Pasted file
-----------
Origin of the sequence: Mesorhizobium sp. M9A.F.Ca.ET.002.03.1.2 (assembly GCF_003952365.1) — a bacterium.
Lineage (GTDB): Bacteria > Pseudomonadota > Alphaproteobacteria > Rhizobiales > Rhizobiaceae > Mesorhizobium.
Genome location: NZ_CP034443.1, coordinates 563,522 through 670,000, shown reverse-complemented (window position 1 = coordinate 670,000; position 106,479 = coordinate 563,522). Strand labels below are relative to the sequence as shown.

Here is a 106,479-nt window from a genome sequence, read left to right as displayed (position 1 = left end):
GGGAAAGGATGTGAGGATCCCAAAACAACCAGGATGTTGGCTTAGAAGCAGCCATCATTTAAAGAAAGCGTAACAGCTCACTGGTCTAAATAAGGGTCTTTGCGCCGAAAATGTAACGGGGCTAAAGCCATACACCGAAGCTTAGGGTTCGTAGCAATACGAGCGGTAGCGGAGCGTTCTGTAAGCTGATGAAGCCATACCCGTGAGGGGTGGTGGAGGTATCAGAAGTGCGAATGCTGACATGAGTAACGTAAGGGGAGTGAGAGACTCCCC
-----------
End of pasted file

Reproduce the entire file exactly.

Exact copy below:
Origin of the sequence: Mesorhizobium sp. M9A.F.Ca.ET.002.03.1.2 (assembly GCF_003952365.1) — a bacterium.
Lineage (GTDB): Bacteria > Pseudomonadota > Alphaproteobacteria > Rhizobiales > Rhizobiaceae > Mesorhizobium.
Genome location: NZ_CP034443.1, coordinates 563,522 through 670,000, shown reverse-complemented (window position 1 = coordinate 670,000; position 106,479 = coordinate 563,522). Strand labels below are relative to the sequence as shown.

Here is a 106,479-nt window from a genome sequence, read left to right as displayed (position 1 = left end):
GGGAAAGGATGTGAGGATCCCAAAACAACCAGGATGTTGGCTTAGAAGCAGCCATCATTTAAAGAAAGCGTAACAGCTCACTGGTCTAAATAAGGGTCTTTGCGCCGAAAATGTAACGGGGCTAAAGCCATACACCGAAGCTTAGGGTTCGTAGCAATACGAGCGGTAGCGGAGCGTTCTGTAAGCTGATGAAGCCATACCCGTGAGGGGTGGTGGAGGTATCAGAAGTGCGAATGCTGACATGAGTAACGTAAGGGGAGTGAGAGACTCCCC